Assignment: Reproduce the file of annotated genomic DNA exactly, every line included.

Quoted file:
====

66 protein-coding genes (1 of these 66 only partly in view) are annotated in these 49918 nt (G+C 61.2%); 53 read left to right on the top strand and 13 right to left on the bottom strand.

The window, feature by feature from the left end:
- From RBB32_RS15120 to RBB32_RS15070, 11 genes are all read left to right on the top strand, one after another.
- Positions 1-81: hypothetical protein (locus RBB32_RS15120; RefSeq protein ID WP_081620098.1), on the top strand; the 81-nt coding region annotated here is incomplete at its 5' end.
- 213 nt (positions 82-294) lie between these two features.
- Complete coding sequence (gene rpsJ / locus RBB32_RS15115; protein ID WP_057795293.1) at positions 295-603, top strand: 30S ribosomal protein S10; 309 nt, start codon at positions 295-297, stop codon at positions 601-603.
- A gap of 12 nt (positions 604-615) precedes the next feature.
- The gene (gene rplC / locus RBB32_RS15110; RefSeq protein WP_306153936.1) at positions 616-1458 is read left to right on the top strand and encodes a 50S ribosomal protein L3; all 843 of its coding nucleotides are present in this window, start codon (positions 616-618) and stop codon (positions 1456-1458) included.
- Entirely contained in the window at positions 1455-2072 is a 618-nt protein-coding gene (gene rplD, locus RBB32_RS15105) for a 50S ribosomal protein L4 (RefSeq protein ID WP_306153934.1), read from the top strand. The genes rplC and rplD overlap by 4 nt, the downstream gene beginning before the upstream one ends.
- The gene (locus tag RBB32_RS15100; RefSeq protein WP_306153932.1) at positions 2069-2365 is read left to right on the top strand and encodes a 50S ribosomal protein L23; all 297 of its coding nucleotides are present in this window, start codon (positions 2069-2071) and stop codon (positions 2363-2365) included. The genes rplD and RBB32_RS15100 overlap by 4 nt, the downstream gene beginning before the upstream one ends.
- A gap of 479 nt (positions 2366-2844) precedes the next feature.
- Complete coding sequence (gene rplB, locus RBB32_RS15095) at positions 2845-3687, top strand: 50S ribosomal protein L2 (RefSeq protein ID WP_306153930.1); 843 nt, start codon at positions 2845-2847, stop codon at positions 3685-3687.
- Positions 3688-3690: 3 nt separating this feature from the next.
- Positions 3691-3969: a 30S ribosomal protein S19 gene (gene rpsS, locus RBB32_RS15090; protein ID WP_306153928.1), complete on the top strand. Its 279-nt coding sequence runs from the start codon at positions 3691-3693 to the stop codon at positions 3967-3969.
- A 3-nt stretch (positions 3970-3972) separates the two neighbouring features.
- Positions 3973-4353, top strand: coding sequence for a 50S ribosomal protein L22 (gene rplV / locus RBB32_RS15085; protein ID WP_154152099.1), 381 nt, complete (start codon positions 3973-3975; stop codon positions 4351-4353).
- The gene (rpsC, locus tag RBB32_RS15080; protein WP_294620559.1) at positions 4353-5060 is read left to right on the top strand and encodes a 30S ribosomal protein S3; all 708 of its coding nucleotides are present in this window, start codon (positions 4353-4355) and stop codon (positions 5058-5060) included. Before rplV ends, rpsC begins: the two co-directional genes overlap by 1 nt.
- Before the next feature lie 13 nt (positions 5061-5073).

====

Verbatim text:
66 protein-coding genes (1 of these 66 only partly in view) are annotated in these 49918 nt (G+C 61.2%); 53 read left to right on the top strand and 13 right to left on the bottom strand.

The window, feature by feature from the left end:
- From RBB32_RS15120 to RBB32_RS15070, 11 genes are all read left to right on the top strand, one after another.
- Positions 1-81: hypothetical protein (locus RBB32_RS15120; RefSeq protein ID WP_081620098.1), on the top strand; the 81-nt coding region annotated here is incomplete at its 5' end.
- 213 nt (positions 82-294) lie between these two features.
- Complete coding sequence (gene rpsJ / locus RBB32_RS15115; protein ID WP_057795293.1) at positions 295-603, top strand: 30S ribosomal protein S10; 309 nt, start codon at positions 295-297, stop codon at positions 601-603.
- A gap of 12 nt (positions 604-615) precedes the next feature.
- The gene (gene rplC / locus RBB32_RS15110; RefSeq protein WP_306153936.1) at positions 616-1458 is read left to right on the top strand and encodes a 50S ribosomal protein L3; all 843 of its coding nucleotides are present in this window, start codon (positions 616-618) and stop codon (positions 1456-1458) included.
- Entirely contained in the window at positions 1455-2072 is a 618-nt protein-coding gene (gene rplD, locus RBB32_RS15105) for a 50S ribosomal protein L4 (RefSeq protein ID WP_306153934.1), read from the top strand. The genes rplC and rplD overlap by 4 nt, the downstream gene beginning before the upstream one ends.
- The gene (locus tag RBB32_RS15100; RefSeq protein WP_306153932.1) at positions 2069-2365 is read left to right on the top strand and encodes a 50S ribosomal protein L23; all 297 of its coding nucleotides are present in this window, start codon (positions 2069-2071) and stop codon (positions 2363-2365) included. The genes rplD and RBB32_RS15100 overlap by 4 nt, the downstream gene beginning before the upstream one ends.
- A gap of 479 nt (positions 2366-2844) precedes the next feature.
- Complete coding sequence (gene rplB, locus RBB32_RS15095) at positions 2845-3687, top strand: 50S ribosomal protein L2 (RefSeq protein ID WP_306153930.1); 843 nt, start codon at positions 2845-2847, stop codon at positions 3685-3687.
- Positions 3688-3690: 3 nt separating this feature from the next.
- Positions 3691-3969: a 30S ribosomal protein S19 gene (gene rpsS, locus RBB32_RS15090; protein ID WP_306153928.1), complete on the top strand. Its 279-nt coding sequence runs from the start codon at positions 3691-3693 to the stop codon at positions 3967-3969.
- A 3-nt stretch (positions 3970-3972) separates the two neighbouring features.
- Positions 3973-4353, top strand: coding sequence for a 50S ribosomal protein L22 (gene rplV / locus RBB32_RS15085; protein ID WP_154152099.1), 381 nt, complete (start codon positions 3973-3975; stop codon positions 4351-4353).
- The gene (rpsC, locus tag RBB32_RS15080; protein WP_294620559.1) at positions 4353-5060 is read left to right on the top strand and encodes a 30S ribosomal protein S3; all 708 of its coding nucleotides are present in this window, start codon (positions 4353-4355) and stop codon (positions 5058-5060) included. Before rplV ends, rpsC begins: the two co-directional genes overlap by 1 nt.
- Before the next feature lie 13 nt (positions 5061-5073).